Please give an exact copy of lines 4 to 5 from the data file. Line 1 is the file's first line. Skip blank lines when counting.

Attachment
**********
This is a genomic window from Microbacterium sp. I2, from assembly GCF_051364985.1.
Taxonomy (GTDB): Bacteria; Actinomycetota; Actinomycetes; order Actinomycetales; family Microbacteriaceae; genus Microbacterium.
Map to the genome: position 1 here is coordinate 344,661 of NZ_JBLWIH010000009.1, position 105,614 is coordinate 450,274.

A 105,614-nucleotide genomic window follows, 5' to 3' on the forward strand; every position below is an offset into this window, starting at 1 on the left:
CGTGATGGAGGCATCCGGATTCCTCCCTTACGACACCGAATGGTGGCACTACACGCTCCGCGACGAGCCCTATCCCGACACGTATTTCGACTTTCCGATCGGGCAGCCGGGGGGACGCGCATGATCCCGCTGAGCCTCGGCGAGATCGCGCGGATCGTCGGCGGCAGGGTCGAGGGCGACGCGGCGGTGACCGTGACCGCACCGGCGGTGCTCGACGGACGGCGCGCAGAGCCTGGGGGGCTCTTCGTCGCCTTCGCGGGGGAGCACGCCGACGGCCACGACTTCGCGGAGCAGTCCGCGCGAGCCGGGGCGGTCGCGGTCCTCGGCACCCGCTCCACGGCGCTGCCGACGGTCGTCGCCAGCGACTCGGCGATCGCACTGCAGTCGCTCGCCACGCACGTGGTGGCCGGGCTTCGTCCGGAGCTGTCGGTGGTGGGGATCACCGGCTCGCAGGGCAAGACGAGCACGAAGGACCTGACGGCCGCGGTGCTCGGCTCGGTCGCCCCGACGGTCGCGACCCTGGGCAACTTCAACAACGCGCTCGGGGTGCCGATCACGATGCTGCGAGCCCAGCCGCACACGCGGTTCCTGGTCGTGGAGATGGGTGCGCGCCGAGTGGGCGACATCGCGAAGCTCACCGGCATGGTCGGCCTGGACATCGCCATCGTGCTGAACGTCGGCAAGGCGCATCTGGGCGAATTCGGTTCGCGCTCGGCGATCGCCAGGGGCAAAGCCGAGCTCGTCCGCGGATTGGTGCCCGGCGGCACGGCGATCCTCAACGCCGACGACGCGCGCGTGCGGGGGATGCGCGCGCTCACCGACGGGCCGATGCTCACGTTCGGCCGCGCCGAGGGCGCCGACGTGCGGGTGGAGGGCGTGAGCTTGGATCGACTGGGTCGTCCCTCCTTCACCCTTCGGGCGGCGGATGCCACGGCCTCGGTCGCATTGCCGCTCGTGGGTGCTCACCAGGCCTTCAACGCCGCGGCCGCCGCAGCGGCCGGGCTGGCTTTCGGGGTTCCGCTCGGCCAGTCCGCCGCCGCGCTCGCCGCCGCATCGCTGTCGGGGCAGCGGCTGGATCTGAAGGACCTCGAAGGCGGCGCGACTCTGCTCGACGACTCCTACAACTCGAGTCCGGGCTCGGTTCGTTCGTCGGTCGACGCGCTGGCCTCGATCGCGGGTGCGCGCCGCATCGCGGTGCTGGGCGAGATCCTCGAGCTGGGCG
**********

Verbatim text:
A 105,614-nucleotide genomic window follows, 5' to 3' on the forward strand; every position below is an offset into this window, starting at 1 on the left:
CGTGATGGAGGCATCCGGATTCCTCCCTTACGACACCGAATGGTGGCACTACACGCTCCGCGACGAGCCCTATCCCGACACGTATTTCGACTTTCCGATCGGGCAGCCGGGGGGACGCGCATGATCCCGCTGAGCCTCGGCGAGATCGCGCGGATCGTCGGCGGCAGGGTCGAGGGCGACGCGGCGGTGACCGTGACCGCACCGGCGGTGCTCGACGGACGGCGCGCAGAGCCTGGGGGGCTCTTCGTCGCCTTCGCGGGGGAGCACGCCGACGGCCACGACTTCGCGGAGCAGTCCGCGCGAGCCGGGGCGGTCGCGGTCCTCGGCACCCGCTCCACGGCGCTGCCGACGGTCGTCGCCAGCGACTCGGCGATCGCACTGCAGTCGCTCGCCACGCACGTGGTGGCCGGGCTTCGTCCGGAGCTGTCGGTGGTGGGGATCACCGGCTCGCAGGGCAAGACGAGCACGAAGGACCTGACGGCCGCGGTGCTCGGCTCGGTCGCCCCGACGGTCGCGACCCTGGGCAACTTCAACAACGCGCTCGGGGTGCCGATCACGATGCTGCGAGCCCAGCCGCACACGCGGTTCCTGGTCGTGGAGATGGGTGCGCGCCGAGTGGGCGACATCGCGAAGCTCACCGGCATGGTCGGCCTGGACATCGCCATCGTGCTGAACGTCGGCAAGGCGCATCTGGGCGAATTCGGTTCGCGCTCGGCGATCGCCAGGGGCAAAGCCGAGCTCGTCCGCGGATTGGTGCCCGGCGGCACGGCGATCCTCAACGCCGACGACGCGCGCGTGCGGGGGATGCGCGCGCTCACCGACGGGCCGATGCTCACGTTCGGCCGCGCCGAGGGCGCCGACGTGCGGGTGGAGGGCGTGAGCTTGGATCGACTGGGTCGTCCCTCCTTCACCCTTCGGGCGGCGGATGCCACGGCCTCGGTCGCATTGCCGCTCGTGGGTGCTCACCAGGCCTTCAACGCCGCGGCCGCCGCAGCGGCCGGGCTGGCTTTCGGGGTTCCGCTCGGCCAGTCCGCCGCCGCGCTCGCCGCCGCATCGCTGTCGGGGCAGCGGCTGGATCTGAAGGACCTCGAAGGCGGCGCGACTCTGCTCGACGACTCCTACAACTCGAGTCCGGGCTCGGTTCGTTCGTCGGTCGACGCGCTGGCCTCGATCGCGGGTGCGCGCCGCATCGCGGTGCTGGGCGAGATCCTCGAGCTGGGCG